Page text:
Adobe is warning some owners of its Creative Cloud software applications that they’re no longer allowed to use older versions of the software. It’s yet another example of how in the modern era, you increasingly don’t actually own the things you’ve spent your hard-earned money on.
Adobe this week began sending some users of its Lightroom Classic, Photoshop, Premiere, Animate, and Media Director programs a letter warning them that they were no longer legally authorized to use the software they may have thought they owned.
“We have recently discontinued certain older versions of Creative Cloud applications and and a result, under the terms of our agreement, you are no longer licensed to use them,” Adobe said in the email. “Please be aware that should you continue to use the discontinued version(s), you may be at risk of potential claims of infringement by third parties.” Users were less than enthusiastic about the sudden restrictions.
[ ](https://twitter.com/KupoGames/status/1126905276693667841/photo/1?refsrc=twsrc%5Etfw%7Ctwcamp%5Etweetembed%7Ctwterm%5E1126905276693667841&refurl=https%3A%2F%2Fappleinsider.com%2Farticles%2F19%2F05%2F13%2Fadobe-warning-of-legal-problems-if-users-keep-using-old-versions-of-creative-cloud-apps)The company didn’t inform users why they needed to discontinue use of the software, but the company’s Twitter account indicated the issue stems from “ongoing litigation.” AppleInsider, which first reported the notices, pointed to a copyright lawsuit filed last year by Dolby Labs.
In a controversial move, Adobe pivoted away from the standard software model to the cloud-based subscription model in 2013, resulting in notably higher revenues (and higher prices for customers). Dolby’s lawsuit accused Adobe of copyright violations related to how the licensing costs Adobe paid to Dolby would be calculated under this new model. In a statement to Motherboard, Adobe confirmed the letter's authenticity, but wouldn’t provide any additional detail beyond what was included in the notices. It’s yet another example of how the products we buy in the modern era can lose functionality or stop working entirely on a lark. Be it a game console that loses features with a firmware update or entertainment products that just suddenly disappear, it’s a problem that’s increasing popping up in the always online era.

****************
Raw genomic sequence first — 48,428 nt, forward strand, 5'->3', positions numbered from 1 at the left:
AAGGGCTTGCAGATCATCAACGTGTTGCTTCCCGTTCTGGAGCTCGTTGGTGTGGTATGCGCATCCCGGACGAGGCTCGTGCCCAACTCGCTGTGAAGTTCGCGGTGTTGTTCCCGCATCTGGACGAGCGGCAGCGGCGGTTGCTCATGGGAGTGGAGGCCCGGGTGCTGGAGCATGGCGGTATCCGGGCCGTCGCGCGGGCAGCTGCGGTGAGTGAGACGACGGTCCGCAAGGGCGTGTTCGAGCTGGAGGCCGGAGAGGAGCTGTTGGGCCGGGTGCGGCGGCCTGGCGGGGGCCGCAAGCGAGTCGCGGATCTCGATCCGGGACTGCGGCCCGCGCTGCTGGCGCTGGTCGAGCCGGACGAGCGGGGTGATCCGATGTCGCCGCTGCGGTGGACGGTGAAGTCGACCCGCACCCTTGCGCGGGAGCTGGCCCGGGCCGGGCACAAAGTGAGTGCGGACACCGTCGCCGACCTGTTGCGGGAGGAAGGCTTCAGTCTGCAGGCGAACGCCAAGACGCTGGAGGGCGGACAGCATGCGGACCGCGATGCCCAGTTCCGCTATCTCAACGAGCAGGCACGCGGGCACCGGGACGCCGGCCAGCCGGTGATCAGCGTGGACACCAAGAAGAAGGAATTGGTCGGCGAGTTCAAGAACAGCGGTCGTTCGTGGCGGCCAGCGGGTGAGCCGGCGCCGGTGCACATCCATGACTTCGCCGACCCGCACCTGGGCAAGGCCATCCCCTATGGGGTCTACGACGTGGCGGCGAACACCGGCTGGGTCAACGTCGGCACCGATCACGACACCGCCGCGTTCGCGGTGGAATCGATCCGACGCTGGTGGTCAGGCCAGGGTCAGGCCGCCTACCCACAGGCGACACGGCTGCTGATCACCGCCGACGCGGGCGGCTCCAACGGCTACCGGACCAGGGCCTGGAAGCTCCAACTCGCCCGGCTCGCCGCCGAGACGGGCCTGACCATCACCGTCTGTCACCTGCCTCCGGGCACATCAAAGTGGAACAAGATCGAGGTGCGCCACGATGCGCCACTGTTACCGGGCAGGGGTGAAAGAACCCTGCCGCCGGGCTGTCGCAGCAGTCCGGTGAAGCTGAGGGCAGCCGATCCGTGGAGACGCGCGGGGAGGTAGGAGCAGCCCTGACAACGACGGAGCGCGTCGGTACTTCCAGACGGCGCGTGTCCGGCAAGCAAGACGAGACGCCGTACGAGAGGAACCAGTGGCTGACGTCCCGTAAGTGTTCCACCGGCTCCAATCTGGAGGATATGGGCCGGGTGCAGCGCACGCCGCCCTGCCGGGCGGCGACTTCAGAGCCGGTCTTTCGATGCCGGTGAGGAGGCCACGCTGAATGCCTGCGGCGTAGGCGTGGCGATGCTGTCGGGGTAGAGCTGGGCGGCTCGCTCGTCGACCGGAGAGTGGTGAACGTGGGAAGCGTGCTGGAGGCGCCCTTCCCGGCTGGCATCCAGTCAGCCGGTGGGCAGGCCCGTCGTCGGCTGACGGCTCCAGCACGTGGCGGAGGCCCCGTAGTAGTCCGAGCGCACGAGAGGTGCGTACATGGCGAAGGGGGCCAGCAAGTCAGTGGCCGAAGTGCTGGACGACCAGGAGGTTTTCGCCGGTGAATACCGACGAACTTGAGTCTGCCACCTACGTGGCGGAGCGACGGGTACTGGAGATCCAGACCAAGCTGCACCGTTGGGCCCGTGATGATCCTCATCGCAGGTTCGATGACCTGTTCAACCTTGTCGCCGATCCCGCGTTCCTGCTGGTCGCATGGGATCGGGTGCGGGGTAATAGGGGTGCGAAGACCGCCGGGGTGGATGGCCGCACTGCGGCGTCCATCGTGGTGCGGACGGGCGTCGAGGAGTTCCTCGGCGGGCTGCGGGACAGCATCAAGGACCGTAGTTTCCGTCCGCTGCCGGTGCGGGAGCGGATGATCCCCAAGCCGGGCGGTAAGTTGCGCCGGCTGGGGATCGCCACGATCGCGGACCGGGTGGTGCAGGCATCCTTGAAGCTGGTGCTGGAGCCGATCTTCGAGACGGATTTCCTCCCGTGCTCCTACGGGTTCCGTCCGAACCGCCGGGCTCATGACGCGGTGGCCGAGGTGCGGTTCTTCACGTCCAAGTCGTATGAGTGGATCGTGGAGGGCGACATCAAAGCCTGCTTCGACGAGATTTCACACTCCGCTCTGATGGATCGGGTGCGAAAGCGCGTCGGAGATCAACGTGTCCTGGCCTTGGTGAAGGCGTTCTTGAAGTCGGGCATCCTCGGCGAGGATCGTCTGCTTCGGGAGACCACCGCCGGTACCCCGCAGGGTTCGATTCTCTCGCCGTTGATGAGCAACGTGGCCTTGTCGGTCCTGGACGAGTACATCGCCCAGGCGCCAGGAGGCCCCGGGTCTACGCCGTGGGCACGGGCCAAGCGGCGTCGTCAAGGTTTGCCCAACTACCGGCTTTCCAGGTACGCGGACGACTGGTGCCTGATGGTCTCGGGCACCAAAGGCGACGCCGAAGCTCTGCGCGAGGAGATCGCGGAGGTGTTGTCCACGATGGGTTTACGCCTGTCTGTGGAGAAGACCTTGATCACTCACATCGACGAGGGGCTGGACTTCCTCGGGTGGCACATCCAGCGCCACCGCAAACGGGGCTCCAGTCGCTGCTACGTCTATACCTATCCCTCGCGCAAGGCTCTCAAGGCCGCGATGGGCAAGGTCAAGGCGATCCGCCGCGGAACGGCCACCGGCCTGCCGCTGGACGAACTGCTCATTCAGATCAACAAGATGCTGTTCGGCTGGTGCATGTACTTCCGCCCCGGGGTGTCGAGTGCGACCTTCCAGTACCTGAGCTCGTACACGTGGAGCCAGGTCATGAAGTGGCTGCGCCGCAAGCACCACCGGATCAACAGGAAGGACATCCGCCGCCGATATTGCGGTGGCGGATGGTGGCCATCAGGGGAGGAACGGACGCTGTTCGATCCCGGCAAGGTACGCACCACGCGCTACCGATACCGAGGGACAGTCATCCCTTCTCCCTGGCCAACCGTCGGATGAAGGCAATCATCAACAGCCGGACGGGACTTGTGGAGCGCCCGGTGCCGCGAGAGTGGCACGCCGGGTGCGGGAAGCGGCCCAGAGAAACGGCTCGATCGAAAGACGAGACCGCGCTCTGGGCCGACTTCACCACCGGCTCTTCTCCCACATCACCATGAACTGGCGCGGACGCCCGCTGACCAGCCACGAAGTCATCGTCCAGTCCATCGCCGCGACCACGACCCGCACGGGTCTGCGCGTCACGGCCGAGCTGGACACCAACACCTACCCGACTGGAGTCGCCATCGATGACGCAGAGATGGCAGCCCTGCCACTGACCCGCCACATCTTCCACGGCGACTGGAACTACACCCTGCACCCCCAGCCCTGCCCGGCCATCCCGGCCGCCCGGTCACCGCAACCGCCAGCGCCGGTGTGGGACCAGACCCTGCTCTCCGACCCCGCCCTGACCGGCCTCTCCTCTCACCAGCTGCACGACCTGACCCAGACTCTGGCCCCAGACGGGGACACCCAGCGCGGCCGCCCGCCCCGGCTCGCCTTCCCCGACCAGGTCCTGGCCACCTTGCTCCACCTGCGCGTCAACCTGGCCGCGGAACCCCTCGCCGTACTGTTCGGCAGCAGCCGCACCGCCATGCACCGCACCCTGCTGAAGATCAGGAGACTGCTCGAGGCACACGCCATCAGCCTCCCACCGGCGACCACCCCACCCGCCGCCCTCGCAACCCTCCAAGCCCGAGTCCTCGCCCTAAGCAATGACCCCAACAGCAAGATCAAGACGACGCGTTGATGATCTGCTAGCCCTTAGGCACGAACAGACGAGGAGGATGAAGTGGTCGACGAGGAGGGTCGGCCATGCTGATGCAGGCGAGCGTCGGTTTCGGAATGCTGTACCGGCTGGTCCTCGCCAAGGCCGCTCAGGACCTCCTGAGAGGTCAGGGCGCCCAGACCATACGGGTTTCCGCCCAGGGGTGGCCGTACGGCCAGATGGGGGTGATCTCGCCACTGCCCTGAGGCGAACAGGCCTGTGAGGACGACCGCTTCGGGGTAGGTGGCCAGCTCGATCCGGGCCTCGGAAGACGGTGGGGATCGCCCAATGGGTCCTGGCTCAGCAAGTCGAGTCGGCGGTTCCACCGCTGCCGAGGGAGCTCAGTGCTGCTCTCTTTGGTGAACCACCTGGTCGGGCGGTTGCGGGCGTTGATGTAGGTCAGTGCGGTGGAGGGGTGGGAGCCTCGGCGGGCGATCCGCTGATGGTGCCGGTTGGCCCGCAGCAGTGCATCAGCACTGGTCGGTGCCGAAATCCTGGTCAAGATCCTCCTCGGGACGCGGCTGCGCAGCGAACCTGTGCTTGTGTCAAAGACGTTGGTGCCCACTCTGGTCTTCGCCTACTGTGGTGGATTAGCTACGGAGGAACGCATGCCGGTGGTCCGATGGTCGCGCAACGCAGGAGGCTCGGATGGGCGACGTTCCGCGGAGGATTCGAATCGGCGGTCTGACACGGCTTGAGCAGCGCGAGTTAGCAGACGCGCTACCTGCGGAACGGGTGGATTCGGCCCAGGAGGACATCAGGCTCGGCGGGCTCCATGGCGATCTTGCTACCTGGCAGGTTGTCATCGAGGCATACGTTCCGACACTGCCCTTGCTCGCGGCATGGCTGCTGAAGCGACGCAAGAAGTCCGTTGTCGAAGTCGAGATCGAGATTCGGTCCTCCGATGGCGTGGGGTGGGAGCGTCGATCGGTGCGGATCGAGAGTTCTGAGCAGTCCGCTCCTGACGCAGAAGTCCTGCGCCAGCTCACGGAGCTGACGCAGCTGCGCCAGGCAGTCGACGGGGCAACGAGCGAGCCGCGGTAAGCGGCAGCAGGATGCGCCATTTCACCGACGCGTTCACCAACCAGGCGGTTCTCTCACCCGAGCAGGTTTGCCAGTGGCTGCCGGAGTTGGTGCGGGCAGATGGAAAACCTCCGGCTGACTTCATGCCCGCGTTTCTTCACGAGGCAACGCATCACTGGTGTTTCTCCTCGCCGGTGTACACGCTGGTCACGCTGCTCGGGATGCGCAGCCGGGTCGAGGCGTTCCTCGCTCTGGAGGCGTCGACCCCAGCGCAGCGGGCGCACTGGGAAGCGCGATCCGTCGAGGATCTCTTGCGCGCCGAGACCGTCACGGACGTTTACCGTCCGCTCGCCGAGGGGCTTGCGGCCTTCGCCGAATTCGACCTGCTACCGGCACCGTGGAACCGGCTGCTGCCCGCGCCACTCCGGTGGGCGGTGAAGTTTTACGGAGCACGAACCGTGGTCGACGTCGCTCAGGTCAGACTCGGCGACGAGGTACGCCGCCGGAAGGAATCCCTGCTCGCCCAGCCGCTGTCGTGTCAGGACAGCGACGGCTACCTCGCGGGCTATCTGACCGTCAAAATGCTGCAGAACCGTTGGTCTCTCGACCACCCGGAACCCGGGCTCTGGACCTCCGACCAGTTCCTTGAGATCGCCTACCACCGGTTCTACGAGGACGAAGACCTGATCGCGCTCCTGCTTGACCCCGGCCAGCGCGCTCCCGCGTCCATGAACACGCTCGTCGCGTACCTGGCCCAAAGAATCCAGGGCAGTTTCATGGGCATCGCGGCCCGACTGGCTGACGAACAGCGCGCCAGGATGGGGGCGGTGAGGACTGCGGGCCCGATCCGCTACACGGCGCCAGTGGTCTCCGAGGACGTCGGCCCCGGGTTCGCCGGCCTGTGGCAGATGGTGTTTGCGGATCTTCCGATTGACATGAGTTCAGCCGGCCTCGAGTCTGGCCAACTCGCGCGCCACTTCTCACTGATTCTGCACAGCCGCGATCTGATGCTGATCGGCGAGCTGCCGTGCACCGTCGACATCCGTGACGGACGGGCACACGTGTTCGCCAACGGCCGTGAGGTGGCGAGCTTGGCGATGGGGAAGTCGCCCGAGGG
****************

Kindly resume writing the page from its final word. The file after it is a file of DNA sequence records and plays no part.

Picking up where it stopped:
Dylan Gilbert, a copyright expert with consumer group Public Knowledge, said in this instance users aren’t likely to have much in the way of legal recourse to the sudden shift. “Unless Adobe has violated the terms of its licensing agreement by this sudden discontinuance of support for an earlier software version, which is unlikely, these impacted users have to just grin and bear it,” Gilbert said. Gilbert noted that consumers now live in a world in which consumers almost never actually own anything that contains software. In this new reality, end users are forced to agree to “take it or leave it” end user license agreements (EULAs), in which the licensor can change its terms of service without notice. “Even if Adobe is fully in the right here with regard to the Dolby dispute, it has the power to force its customers to upgrade to newer more expensive versions at its whim, which illustrates the undue power and influence of EULAs over the lives of consumers,” Gilbert said. “We should be able to own the things we buy.” Activist, author, and copyright expert Cory Doctorow agreed, telling Motherboard in an email that this kind of thinking has increasingly permeated countless sectors, including DRM-based media, software as a service, and even client-server games. Both Doctorow and Gilbert noted that this kind of shifting landscape can often be particularly problematic for artists and creators, who often don’t want to risk ongoing projects by suddenly jumping to new versions of software that may contain unforeseen bugs.
“When your tools are designed to treat you as a mere tenant, rather than an owner, you're subject to the whims, machinations, and unforeseeable risks of the landlord from whom you rent,” Doctorow noted. “And your legal rights are likely defined by a ‘contract’ that you clicked through a million years ago, which says that you agree that you don't have any legal rights.” It’s a comical, lopsided arrangement that copyright experts say isn’t changing anytime soon, leaving consumers with only one real option: when possible, don’t buy products from companies with a history of pulling the carpet out from beneath your feet.